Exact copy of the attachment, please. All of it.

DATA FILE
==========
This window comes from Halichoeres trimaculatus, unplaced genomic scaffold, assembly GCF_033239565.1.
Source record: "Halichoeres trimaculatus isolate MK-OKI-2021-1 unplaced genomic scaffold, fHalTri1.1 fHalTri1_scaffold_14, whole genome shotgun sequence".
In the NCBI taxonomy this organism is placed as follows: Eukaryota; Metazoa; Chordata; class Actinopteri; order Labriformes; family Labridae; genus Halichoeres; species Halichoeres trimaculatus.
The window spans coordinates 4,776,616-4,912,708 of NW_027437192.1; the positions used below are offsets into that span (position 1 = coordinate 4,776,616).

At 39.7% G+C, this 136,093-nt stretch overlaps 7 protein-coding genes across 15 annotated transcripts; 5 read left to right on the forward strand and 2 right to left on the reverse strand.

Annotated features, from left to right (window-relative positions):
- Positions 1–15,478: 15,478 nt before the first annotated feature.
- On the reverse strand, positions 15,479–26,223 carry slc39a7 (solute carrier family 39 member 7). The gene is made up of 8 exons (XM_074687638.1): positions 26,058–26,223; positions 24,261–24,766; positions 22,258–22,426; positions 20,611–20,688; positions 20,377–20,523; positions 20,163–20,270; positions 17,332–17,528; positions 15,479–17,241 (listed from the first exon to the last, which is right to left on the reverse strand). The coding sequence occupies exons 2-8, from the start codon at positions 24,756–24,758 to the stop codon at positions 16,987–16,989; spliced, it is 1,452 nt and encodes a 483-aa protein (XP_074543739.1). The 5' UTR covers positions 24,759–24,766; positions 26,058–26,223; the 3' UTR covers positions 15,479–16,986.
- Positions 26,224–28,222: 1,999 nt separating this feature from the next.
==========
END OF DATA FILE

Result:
This window comes from Halichoeres trimaculatus, unplaced genomic scaffold, assembly GCF_033239565.1.
Source record: "Halichoeres trimaculatus isolate MK-OKI-2021-1 unplaced genomic scaffold, fHalTri1.1 fHalTri1_scaffold_14, whole genome shotgun sequence".
In the NCBI taxonomy this organism is placed as follows: Eukaryota; Metazoa; Chordata; class Actinopteri; order Labriformes; family Labridae; genus Halichoeres; species Halichoeres trimaculatus.
The window spans coordinates 4,776,616-4,912,708 of NW_027437192.1; the positions used below are offsets into that span (position 1 = coordinate 4,776,616).

At 39.7% G+C, this 136,093-nt stretch overlaps 7 protein-coding genes across 15 annotated transcripts; 5 read left to right on the forward strand and 2 right to left on the reverse strand.

Annotated features, from left to right (window-relative positions):
- Positions 1–15,478: 15,478 nt before the first annotated feature.
- On the reverse strand, positions 15,479–26,223 carry slc39a7 (solute carrier family 39 member 7). The gene is made up of 8 exons (XM_074687638.1): positions 26,058–26,223; positions 24,261–24,766; positions 22,258–22,426; positions 20,611–20,688; positions 20,377–20,523; positions 20,163–20,270; positions 17,332–17,528; positions 15,479–17,241 (listed from the first exon to the last, which is right to left on the reverse strand). The coding sequence occupies exons 2-8, from the start codon at positions 24,756–24,758 to the stop codon at positions 16,987–16,989; spliced, it is 1,452 nt and encodes a 483-aa protein (XP_074543739.1). The 5' UTR covers positions 24,759–24,766; positions 26,058–26,223; the 3' UTR covers positions 15,479–16,986.
- Positions 26,224–28,222: 1,999 nt separating this feature from the next.